One of the world’s most famous scientists Stephen Hawking has passed away this morning at the age of 76. Renowned for his work with black holes and relativity, he became the first person to set out a theory regarding cosmology as a union of relativity and quantum mechanics.
Having written several books on a whole range of physics topics, Stephen established himself as one of the greatest scientists in the world. His career is even more remarkable when you consider that aged just 22 he was given only a few years to live when he was diagnosed with a rare form of motor neurone disease. This illness left him wheelchair bound and unable to speak apart from through a voice synthesiser.
Despite suffering from such a terrible illness, Stephen still went on to live a full life defying the doctors and living until the age of 76. Making many scientific breakthroughs along the way, he passed away peacefully in the early hours of Wednesday morning at his family home in Cambridge.
In a statement his children Lucy, Robert and Tim said: “We are deeply saddened that our beloved father passed away today. He was a great scientist and an extraordinary man whose work and legacy will live on for many years. He once said, ‘It would not be much of a universe if it wasn’t home to the people you love.’ We will miss him forever.”
Another phenomenon he discovered was that black holes leak energy and fade to nothing, a breakthrough that would become known as the Hawking radiation. As his career progressed he began to conduct frequent lectures on a whole host of scientific topics performing at some of the most prestigious institutions in the world including Harvard University, University of Cambridge and the University of Geneva. Until his death he held the position of Lucasian Professor of Mathematics at the University of Cambridge where he continued to contribute to ongoing physics projects.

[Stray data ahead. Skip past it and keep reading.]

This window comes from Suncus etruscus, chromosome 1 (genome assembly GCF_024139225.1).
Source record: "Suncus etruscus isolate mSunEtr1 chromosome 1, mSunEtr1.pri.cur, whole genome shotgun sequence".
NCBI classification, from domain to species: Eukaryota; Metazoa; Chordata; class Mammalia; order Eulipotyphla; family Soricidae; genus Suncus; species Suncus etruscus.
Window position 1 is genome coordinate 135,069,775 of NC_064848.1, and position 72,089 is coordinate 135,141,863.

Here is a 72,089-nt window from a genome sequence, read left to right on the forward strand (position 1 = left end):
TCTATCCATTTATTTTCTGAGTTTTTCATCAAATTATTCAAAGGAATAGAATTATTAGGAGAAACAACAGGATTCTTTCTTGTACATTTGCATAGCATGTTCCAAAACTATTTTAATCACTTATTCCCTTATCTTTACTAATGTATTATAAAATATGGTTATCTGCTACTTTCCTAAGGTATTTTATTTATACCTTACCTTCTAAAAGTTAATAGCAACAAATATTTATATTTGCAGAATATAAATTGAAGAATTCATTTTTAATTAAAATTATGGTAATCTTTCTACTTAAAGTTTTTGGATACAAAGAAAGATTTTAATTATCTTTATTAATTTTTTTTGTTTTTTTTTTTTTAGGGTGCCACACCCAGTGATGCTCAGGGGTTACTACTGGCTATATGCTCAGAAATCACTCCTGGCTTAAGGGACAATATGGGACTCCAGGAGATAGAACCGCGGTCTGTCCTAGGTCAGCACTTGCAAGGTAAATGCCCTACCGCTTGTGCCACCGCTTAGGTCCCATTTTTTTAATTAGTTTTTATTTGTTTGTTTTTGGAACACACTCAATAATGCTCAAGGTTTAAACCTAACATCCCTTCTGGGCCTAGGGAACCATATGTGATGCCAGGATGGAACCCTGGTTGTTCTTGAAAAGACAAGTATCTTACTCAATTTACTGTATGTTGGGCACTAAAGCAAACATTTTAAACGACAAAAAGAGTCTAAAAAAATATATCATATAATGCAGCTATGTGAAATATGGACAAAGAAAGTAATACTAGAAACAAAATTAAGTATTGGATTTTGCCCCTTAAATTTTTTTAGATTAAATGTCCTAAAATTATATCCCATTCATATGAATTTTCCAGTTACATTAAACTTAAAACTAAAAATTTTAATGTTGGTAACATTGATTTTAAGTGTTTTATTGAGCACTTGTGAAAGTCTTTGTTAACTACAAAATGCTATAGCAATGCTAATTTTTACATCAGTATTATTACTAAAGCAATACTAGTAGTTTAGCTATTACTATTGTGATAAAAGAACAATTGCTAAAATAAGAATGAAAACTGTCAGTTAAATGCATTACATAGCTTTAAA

At all of his talks Stephen gave audiences a remarkable insight into his truly wonderful mind, and he was so well regarded that he also became a TED speaker bringing his expert views to audiences across the world.
One issue that he was particularly outspoken about was artificial intelligence (AI). An area that is advancing all the time he very much viewed it as a threat to mankind once saying it had the potential to end the human race.
He explained: “The development of full artificial intelligence could spell the end of the human race. fear that AI may replace humans altogether. If people design computer viruses, someone will design AI that improves and replicates itself. This will be a new form of life that outperforms humans. “It would take off on its own, and re-design itself at an ever-increasing rate.”
Stephen was also concerned about climate change issues, believing that humanity could become extinct by 2600 as a result and that within the next 100 years humans will need to colonise another planet to combat climate change as well as the misuse of technology, asteroid strikes and overpopulation.
Not only did he make an impact on the world of science, but as he gained more and more popularity he began featuring on some of the world’s most popular television programmes and was always happy to appear in comedy roles portraying himself. He featured in the likes of The Simpsons and The Big Bang Theory. Stephen’s life was also immortalised in film with The Theory of Everything released in 2014 seeing Eddie Redmayne take on the role of the professor.
Tributes from all over the world have been pouring in amid the announcement of his death, and he will always be remembered for the life he lived, advancements he made and wisdom he imparted on the world.
“Look up at the stars and not down at your feet. Try to make sense of what you see and wonder about what makes the universe exist. Be curious.” Stephen Hawking 1942-2018.